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One may add, subtract, multiply and divide fractions once one has found the common denominator. Horse Isle Real Time Quiz Answer: common denominator

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Q: One may add subtract multiply and divide fractions once one has found?

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There is a game specifically designed for understanding how to divide and multiply fractions. It can be found at ellerbruch.nmu.edu.

A common denominator. The best way is to find the LCM (Lowest Common Multiple) of all the denominators - the smallest number into which all the denominators will divide. (The easiest way to do this is to multiply all the different denominators together. Once this common denominator has been found, convert all the fractions into equivalent fractions with this new denominator.

BODMAS = Brackets, Of, Divide, Multiply, [Add and Subtract]BODMAS = Brackets, Order, Divide, Multiply, [Add and Subtract]BODMAS = Brackets, Other, Divide, Multiply, [Add and Subtract]BIDMAS = Brackets, Index, Divide, Multiply, [Add and Subtract]I have bracketed Add and Subtract as when they are found together, they are done in the order they are found: from left to right.eg 1 + 2 - 3 is (1 + 2) - 3 and NOT 1 + (2 - 3) as the mnemonic would suggest.With Divide and Multiply, they can be done either left to right, or by doing the divide first, and the correct answer will be found, eg:2 x 6 ÷ 3 = (2 x 6) ÷ 3 = 2 x (6 ÷ 3)Note:6 ÷ 3 x 2 = (6 ÷ 3) x 2 ≠ 6 ÷ (3 x 2)But the last possibility would not be attempted as 'left to right' and 'divide first' are the same calculation (doing the division); showing that following strict 'DM' of BODMAS always works.My own creation: to get the sum correct, you will be under the watchful eye of the Bod Tsar:BODTSAR = Brackets, Of/Order/Other, Divide, Times, Subtract, Add (in order to get the) Result.Which fixes the slight imperfection that the B*DMAS don't show that the pairs of operations Divide & Multiply, and Subtract & Add have the same priority and are done in left to right order. However, if you always Divide before Multiplying (Timesing) and Subtract before Adding in those pairs, you will get the correct result, hence my mnemonic

The Z3 was a computer from the 40s, not the bmw like the person before this answered. I have found that it was a simple calculator so I would believe that it could add, subtract, multiply, and divide.

In order to add or subtract fractions, the denominator (bottom number) has to be the same. In order to make it the same, you find the LCM and multiply the fraction by whatever is necessary to make the denominator the LCM. FOR EXAMPLE: 1/3 + 2/5 The LCM of 3 and 5 is 15. To make the 3 in 1/3 15, you multiply the whole fraction by 5 over 5 (it simplifies to 1 so you aren't really changing the fraction by multiplying it by 1). 1/3 * 5/5 is 5/15 You multiply 2/5 times 3 over 3 using the same principle 2/5 * 3/3 is 6/15 NOW you can add 5/15 and 6/15 to get 11/15.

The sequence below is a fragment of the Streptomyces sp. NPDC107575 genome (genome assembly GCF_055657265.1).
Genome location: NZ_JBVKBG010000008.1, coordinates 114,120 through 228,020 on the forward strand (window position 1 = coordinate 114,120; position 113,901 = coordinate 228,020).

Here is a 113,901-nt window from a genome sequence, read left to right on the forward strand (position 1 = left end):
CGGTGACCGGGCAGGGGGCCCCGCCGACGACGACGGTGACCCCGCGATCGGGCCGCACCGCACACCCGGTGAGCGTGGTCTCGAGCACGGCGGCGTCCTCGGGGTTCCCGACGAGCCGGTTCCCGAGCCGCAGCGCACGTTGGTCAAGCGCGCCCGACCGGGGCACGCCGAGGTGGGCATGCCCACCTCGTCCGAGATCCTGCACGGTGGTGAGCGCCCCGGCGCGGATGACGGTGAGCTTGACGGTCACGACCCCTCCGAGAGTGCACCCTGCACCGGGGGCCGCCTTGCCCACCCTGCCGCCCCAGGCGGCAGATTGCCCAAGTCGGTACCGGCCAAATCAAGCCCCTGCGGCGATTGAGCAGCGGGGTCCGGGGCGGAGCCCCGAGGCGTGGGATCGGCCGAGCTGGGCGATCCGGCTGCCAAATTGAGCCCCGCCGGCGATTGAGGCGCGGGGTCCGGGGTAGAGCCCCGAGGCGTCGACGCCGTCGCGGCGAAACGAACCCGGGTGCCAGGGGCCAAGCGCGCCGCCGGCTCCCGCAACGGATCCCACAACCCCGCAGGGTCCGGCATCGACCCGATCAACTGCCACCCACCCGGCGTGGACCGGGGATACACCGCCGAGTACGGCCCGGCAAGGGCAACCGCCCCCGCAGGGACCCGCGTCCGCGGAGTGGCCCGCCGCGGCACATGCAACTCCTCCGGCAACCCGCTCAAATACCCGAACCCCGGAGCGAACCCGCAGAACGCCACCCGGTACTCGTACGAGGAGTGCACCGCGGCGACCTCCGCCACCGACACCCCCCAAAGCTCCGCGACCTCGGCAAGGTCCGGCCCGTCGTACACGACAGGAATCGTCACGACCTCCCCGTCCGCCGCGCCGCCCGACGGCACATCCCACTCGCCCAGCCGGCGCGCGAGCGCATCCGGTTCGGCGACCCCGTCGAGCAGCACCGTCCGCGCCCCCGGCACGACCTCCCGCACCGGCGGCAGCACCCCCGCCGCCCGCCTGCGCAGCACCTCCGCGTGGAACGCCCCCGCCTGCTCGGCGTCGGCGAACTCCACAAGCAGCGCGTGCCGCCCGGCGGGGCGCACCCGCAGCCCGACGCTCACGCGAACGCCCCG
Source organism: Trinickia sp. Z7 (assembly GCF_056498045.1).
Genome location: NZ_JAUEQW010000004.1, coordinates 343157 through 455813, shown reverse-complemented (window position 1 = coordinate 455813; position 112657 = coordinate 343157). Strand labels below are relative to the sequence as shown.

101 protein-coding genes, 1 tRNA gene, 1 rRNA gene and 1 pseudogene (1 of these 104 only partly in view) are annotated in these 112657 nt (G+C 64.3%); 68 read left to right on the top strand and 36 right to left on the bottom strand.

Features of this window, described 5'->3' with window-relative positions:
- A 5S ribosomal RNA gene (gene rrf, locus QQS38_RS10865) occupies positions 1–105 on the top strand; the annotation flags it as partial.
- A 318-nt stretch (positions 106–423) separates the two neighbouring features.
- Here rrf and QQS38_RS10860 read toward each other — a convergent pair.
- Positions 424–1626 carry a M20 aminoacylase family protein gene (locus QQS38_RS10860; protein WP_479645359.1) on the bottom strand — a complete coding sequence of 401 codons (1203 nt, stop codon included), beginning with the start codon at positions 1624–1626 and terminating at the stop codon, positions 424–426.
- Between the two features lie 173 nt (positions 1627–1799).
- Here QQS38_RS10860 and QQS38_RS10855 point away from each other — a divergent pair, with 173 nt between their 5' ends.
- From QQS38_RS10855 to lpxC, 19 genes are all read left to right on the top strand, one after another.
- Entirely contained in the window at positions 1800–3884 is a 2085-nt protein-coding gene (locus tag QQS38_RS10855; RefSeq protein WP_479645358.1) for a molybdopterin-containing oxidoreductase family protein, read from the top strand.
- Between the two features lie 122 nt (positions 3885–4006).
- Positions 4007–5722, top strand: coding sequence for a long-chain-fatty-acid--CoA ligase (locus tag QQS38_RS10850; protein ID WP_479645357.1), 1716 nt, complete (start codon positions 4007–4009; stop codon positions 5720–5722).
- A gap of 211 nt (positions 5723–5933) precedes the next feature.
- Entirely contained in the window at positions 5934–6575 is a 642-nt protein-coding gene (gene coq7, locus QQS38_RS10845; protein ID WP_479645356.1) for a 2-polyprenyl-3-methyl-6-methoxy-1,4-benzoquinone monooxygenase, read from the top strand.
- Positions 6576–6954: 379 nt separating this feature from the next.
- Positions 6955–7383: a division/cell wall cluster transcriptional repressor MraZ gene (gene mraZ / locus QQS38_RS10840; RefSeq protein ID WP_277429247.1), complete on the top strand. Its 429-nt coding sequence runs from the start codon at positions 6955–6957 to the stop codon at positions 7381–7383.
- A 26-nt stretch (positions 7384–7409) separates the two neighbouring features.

To convert a fraction into a decimal, just divide the numerator by the denominator. For example, in the fraction 2/3, if you divide 2 by 3 you get 0.66666... To convert to a percentage, multiply this last result by 100; in the above example, you get 66.666666...

Remember that to divide fractions you FLIP and MULTIPLY. So we FLIP the second number 6/5 becomes 5/6 and then MULTIPLY the two fractions. 8/7 x 5/6 = (8x5)/(7x6) = 40/42 = 20/21 (reduced) Further instruction for dividing fractions can be found at the website listed in Related Links, below. Also if you want to know why we're allowed to flip and multiply look up the Chinese Method for Dividing Fractions.

To add or subtract fractions the denominators must be the same - then the numerators are added or subtracted with the denominator being kept the same.When adding or subtracting fractions with different denominators, the fractions must first be converted into equivalent fractions with the same denominator and then the (new) numerators can be added or subtracted as required.For the denominator for these equivalent fractions, the original denominators can all be multiplied together, but this can lead to having to work with very large numbers; a better choice for the denominator is the smallest number that all the denominators divide into, their Least Common Multiple (LCM) - this is is then used as the denominator for the equivalent fractions and is called the Least Common Denominator (LCD) of the fractions.First you find the LCD okay??? Then you have to add or subtract. What they mean by that is that once you've found your lcd add or subtract..xx hope i helped :)

you do that if you need to divide fractions, its called using the recipical.

Common denominator

In order to subtract or add fractions the denominators must be the same and that's why the LCD must be found.

No because in order to subtract or add fractions the denominator of the fractions must be the same and if they are not then the lowest common denominator of the fractions must be found. Having subtracted or added the fractions then it may be possible to simplify the result.